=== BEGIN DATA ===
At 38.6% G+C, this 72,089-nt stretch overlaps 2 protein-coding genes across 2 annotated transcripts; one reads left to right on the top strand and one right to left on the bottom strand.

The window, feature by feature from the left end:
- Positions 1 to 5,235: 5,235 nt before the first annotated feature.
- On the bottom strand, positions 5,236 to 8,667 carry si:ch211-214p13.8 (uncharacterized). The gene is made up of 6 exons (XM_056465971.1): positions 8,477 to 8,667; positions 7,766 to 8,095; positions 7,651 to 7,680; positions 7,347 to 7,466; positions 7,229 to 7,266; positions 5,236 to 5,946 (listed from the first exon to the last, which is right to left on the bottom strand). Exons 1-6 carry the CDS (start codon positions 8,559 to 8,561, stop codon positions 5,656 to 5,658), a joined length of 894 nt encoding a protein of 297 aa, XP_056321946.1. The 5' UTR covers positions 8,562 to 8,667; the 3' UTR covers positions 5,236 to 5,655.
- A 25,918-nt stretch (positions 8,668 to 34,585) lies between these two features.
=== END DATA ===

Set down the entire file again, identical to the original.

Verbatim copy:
At 38.6% G+C, this 72,089-nt stretch overlaps 2 protein-coding genes across 2 annotated transcripts; one reads left to right on the top strand and one right to left on the bottom strand.

The window, feature by feature from the left end:
- Positions 1 to 5,235: 5,235 nt before the first annotated feature.
- On the bottom strand, positions 5,236 to 8,667 carry si:ch211-214p13.8 (uncharacterized). The gene is made up of 6 exons (XM_056465971.1): positions 8,477 to 8,667; positions 7,766 to 8,095; positions 7,651 to 7,680; positions 7,347 to 7,466; positions 7,229 to 7,266; positions 5,236 to 5,946 (listed from the first exon to the last, which is right to left on the bottom strand). Exons 1-6 carry the CDS (start codon positions 8,559 to 8,561, stop codon positions 5,656 to 5,658), a joined length of 894 nt encoding a protein of 297 aa, XP_056321946.1. The 5' UTR covers positions 8,562 to 8,667; the 3' UTR covers positions 5,236 to 5,655.
- A 25,918-nt stretch (positions 8,668 to 34,585) lies between these two features.